Which leads me to wonder if what we need is two things.
    We need to identify the new enemy (and please, the enemy need not be advertising, or the TV ad, or all brand-generated film).
    And we need a creative visionary to lead the movement. Not a techno-geek. And not (heaven-forbid) a planner.
    Lest there be any misunderstanding, I do not hold creatives solely responsible for the sterility of the ad scene. It’s a bit more Murder on the Orient Express (i.e. we all did it) than that.
    But, until creatives lead the revolution it will remain merely coffee-house dissembling and blog-gossip.
    I want to hear from creatives how they want to change the world.
    Not sure if I believe in any of the above. Type then think, I say. What do you think?

  4. Oops, I meant to put ‘and Innocent’, rather than repeat myself.
    Grumpy – I agree with you about the Creatives point, but I suppose the problem is that all the natural points of creative rebellion (that Bernbach/Burnett were against) have been taken up.
    Perhaps then it’s advertising against mediocrity, or advertising against wider, more cultural problems?
    I don’t know…

  5. Yes, yes,yes what we are looking for are creative visionaries. Our industry has always been driven by creative people finding a new way forward. But where are they?

    We have no need of heroes any longer. In the words of David Fincher, director of ‘Fight Club’ – “There’s nothing to kill anymore, there’s nothing to fight, nothing to overcome, nothing to explore”.
    There are no creative visionaries in our industry any longer
    Creatives could be visionary but are too busy eeking out the last vestiges of the advertising stripmine for their own gain to give a damn about the future
    Planners are the new creative visionaries
    Creativity has been democratised. We’re all creative visionaires now
    Anybody involved in web 2.0 is a creative visionary
    Being a creative visionary is easy. All it takes is to recognise that all that advertising nonsense is so 1.0… and so dead
    Creatives today are all a bunch of pussies
    We don’t need creative visionaries and iconoclasts these days. We need technocrats and experts
    Accountability, consolidation, and short-term greed have stifled advertising’s radical spirit, the urge to find as Richard puts it “a new way forward”
    Personally, I tend to believe that scenarios 1 – 9 are largely bullshit.

  7. I want SCENARIO 11, to be honest:
    Creative visionaries who aren’t beholden to a holding network’s bottom line, and believe a creative solution could just as easily lie in building a bridge or a 30 second TV spot (yes, really).

  8. The assumption that by negating accountability and bottom-lines the path for radical creativity is automatically opened never ceases to amaze me.
    There is much talk about the evil of all of this, but never any thought about how to make it better. Arguing from the comfort zone of networked agency is obviously a difficult thing to do; they pay your the salary you would expect, and there is always toilet paper in the loo.
    We’re quite early on in the discussion here but we’ve still yet to answer Richard’s question. Again we spiral down into moans and groans about demonic networks and if a planner can be creative.

  9. Marcus – I’m not assuming that ‘all holding networks are evil’. But nor am I ignoring the tremendous financial pressure many have at the sharp end of one of these shops.
    Nor do I believe that creativity flows like a mountain stream when financial pressure is removed. God no.
    Well, how DO we make it better then? Recruiting from outside the typical channels of advertising recruitment, as you hint at earlier – get architects, composers involved?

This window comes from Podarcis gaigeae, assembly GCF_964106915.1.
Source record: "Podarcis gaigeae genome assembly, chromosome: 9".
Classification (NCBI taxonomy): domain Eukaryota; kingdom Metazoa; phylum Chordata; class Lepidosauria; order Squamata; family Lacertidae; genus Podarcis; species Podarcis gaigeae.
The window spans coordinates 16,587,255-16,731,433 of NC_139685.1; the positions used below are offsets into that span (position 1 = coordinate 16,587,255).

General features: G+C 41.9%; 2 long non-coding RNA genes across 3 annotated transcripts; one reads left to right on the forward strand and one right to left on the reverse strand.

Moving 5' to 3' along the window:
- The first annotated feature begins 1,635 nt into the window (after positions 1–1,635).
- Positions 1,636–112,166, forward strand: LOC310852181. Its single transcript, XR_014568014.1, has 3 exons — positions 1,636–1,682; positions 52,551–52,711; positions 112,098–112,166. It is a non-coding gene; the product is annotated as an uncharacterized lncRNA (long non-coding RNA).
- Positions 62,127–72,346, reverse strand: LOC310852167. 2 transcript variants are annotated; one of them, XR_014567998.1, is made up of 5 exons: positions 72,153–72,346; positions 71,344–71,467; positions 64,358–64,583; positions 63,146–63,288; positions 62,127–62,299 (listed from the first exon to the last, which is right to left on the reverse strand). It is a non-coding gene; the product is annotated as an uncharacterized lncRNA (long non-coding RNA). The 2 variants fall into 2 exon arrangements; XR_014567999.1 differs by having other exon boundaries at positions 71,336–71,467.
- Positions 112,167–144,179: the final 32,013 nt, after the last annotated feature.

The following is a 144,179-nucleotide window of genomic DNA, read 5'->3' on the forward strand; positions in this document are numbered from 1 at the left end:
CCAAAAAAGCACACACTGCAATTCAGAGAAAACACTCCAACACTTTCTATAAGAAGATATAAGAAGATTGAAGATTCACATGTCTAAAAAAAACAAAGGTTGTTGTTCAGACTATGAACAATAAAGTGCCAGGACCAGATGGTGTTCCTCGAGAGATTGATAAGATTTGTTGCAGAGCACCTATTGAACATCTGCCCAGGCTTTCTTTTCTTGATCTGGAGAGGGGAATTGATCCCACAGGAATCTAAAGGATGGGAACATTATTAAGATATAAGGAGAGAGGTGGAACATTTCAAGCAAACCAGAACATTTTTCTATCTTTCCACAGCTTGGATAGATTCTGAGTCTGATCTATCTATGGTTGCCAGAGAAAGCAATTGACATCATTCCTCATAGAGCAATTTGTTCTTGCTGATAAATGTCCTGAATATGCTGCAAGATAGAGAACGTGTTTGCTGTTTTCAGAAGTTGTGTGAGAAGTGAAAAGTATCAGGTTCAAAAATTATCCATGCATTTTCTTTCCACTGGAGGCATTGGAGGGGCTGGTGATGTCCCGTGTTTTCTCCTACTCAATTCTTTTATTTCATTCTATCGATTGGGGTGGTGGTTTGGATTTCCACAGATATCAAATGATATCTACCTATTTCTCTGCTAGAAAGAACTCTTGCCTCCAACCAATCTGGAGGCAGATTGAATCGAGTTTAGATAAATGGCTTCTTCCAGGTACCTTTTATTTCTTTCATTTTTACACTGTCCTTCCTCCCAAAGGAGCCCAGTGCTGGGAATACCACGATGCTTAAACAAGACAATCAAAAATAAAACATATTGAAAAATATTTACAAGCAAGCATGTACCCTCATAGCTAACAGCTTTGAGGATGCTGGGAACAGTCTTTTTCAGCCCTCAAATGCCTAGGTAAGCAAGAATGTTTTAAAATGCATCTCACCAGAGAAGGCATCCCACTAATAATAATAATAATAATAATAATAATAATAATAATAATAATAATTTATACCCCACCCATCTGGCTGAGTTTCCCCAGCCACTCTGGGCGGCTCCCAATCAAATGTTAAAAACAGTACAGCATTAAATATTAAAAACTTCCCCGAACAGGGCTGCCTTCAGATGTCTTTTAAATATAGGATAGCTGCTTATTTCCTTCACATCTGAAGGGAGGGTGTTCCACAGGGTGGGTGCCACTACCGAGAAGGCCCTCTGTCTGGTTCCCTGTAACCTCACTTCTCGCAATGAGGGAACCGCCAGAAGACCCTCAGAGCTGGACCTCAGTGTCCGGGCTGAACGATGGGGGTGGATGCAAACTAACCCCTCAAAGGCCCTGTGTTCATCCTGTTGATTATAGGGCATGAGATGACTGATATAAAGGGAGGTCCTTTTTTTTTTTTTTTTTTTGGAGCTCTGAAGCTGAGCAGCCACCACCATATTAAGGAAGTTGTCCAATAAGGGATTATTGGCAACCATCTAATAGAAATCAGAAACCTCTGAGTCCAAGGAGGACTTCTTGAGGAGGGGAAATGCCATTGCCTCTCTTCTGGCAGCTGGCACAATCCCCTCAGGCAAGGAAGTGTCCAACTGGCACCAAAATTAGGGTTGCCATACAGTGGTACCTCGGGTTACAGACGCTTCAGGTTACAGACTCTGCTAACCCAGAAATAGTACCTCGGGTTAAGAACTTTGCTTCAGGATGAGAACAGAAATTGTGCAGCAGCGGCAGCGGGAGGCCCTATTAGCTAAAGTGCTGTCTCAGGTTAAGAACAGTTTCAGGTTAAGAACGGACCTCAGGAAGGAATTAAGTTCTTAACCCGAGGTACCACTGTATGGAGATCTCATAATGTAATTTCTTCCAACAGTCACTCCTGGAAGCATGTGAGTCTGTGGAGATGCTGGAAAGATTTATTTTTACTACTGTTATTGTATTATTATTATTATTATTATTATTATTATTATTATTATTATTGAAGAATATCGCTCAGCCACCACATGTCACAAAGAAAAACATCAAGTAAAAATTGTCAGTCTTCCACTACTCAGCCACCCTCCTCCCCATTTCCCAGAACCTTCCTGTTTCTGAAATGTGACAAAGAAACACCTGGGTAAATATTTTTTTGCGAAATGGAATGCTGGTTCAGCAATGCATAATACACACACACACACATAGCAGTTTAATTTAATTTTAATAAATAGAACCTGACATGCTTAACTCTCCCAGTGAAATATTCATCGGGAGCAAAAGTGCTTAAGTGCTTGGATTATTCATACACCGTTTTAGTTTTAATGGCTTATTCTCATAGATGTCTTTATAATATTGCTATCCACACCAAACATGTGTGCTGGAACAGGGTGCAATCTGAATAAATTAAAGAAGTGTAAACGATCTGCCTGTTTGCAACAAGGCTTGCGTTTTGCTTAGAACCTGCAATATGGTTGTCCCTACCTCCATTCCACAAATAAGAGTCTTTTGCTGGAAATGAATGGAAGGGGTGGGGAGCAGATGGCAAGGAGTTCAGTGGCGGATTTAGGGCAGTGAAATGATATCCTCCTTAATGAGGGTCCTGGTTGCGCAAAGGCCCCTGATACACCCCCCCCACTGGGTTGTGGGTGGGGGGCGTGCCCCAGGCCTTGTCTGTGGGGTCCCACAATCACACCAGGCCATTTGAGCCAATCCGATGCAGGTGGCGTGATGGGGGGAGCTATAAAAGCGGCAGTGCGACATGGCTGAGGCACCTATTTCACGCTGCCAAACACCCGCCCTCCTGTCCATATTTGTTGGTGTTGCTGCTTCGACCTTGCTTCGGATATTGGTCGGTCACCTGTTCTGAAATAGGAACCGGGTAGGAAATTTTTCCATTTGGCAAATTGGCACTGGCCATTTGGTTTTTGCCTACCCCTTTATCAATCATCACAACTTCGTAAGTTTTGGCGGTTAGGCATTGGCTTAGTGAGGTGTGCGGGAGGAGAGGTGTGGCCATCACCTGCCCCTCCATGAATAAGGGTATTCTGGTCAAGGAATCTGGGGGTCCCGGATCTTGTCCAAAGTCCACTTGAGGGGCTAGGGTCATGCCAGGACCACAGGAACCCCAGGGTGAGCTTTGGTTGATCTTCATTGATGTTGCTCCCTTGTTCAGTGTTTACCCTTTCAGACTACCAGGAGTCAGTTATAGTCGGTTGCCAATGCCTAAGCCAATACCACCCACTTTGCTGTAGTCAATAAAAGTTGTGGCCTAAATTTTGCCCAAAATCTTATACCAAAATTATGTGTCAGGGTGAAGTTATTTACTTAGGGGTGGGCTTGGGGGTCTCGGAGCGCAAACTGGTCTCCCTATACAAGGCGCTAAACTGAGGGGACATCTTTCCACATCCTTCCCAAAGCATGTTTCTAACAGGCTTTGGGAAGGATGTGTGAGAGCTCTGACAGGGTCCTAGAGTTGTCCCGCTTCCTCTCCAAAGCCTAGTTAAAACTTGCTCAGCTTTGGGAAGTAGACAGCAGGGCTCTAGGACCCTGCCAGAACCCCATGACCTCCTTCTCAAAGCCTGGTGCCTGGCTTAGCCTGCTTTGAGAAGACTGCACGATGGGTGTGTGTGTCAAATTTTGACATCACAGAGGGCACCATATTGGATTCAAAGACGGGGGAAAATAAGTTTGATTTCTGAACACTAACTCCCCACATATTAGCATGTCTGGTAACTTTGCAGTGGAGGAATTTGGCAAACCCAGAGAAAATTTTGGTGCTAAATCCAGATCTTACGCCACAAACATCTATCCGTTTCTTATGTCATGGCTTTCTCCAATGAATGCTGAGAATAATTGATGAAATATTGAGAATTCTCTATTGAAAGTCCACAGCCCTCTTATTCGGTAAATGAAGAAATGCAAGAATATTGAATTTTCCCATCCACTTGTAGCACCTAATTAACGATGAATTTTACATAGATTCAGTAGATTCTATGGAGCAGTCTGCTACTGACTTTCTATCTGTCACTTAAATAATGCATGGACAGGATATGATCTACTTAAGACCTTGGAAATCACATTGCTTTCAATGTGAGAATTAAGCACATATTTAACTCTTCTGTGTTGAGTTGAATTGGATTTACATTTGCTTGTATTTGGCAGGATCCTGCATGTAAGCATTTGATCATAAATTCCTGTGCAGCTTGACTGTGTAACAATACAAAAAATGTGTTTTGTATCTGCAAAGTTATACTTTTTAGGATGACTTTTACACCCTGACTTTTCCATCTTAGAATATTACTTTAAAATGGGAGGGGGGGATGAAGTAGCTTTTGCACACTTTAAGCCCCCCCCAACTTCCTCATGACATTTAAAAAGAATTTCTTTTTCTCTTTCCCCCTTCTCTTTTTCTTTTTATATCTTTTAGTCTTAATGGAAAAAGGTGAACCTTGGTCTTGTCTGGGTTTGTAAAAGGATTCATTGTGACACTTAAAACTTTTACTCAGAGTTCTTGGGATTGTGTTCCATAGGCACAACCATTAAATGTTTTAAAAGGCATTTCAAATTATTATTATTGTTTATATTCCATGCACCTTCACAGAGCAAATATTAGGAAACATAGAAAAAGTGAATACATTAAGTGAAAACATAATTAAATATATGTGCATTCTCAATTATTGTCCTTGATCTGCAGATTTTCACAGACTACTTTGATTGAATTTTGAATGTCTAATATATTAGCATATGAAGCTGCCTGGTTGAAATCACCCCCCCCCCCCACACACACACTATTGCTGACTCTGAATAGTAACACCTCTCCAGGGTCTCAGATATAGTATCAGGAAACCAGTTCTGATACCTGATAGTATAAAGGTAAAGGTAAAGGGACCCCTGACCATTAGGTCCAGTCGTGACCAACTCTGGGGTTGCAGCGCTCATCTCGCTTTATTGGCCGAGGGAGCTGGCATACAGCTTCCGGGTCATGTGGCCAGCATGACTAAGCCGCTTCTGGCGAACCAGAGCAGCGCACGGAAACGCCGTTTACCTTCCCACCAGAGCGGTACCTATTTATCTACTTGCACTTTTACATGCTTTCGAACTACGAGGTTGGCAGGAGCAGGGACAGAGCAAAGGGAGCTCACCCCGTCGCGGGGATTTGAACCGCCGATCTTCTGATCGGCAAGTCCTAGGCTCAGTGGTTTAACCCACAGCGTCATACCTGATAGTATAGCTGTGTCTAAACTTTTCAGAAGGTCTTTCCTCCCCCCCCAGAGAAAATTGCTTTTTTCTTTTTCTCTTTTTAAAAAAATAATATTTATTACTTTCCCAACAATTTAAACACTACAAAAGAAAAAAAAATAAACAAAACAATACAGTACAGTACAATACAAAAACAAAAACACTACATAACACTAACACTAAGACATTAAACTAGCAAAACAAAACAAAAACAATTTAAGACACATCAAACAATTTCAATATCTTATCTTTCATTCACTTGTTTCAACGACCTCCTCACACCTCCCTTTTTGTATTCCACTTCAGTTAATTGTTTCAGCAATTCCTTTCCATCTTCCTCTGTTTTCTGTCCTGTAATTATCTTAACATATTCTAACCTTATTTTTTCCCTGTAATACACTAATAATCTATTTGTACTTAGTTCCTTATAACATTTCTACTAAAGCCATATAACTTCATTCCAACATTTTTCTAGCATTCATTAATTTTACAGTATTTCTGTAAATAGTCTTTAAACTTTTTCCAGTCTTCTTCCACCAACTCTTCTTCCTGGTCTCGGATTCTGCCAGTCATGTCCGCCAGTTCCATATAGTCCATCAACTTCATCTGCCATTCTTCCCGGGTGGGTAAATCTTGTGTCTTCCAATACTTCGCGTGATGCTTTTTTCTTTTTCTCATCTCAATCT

I’ll hold my hand up and say that I don’t know.

  10. Well I have a pretty good idea how I’d go about it and it wouldn’t involve either a planner or a creative parading into London waving an olive branch, riding on the back of a clapped out donkey while all the agency folk shout hosanna and plan his/her crucifixion.

  11. Well I guess in the time we’re living in there won’t be a REVOLUTION as in it’s established meaning. There won’t be a cut that changes everything. And I think there won’t be an agency alone that changes the way our business is thinking and doing. And it won’t happen where you expect it. There have been small cuts that “developed” thinking. The Mother’s Britart Campaign and CP+B’s work for Mini and Burger King. But in the global times we’re living in it got adapted by other agencies soon and therefore was a common way of working and thinking pretty fast.
    Now that this may sound very unidealistic but it’s not. There won’t be a planner or a creative to change as there simply won’t be one messiah who will revolutionize communication business and leads the herd into a glorious future (though this would be the fantastic way for the self-centred business that we are). And there won’t be a glamorous big new way to do things. There will be many planners and many creatives and many client service people to develop the thing that advertising is right now. And there will be many innovations that will change our business and the way we think. Not only one (that would have been slightly boring, wouldn’t it).
    But who knows, maybe the new messiah is working right next to us and we only have to wait for him to step forward.

  12. Sites like You Tube have not only opened my eyes to what creativity exists in agencies from South America to Shanghai. I’ve been amazed by what’s being created in teenage bedrooms around the world. Some of the short films, sketches and parodies that are posted put much of the output of adland to shame. These kids that are doing this as a hobby will be knocking on agency doors once they leave school and what a book they will have. Any headhunter worth their fee should be scouring these sites to find the Grand Prix winners of the future before another industy does.

  13. Messiahs, visionaries and all this self-flagellation? Jesus folks, what’s going on? I think you lot need a hefty dose of Dawkins and a bit of self love.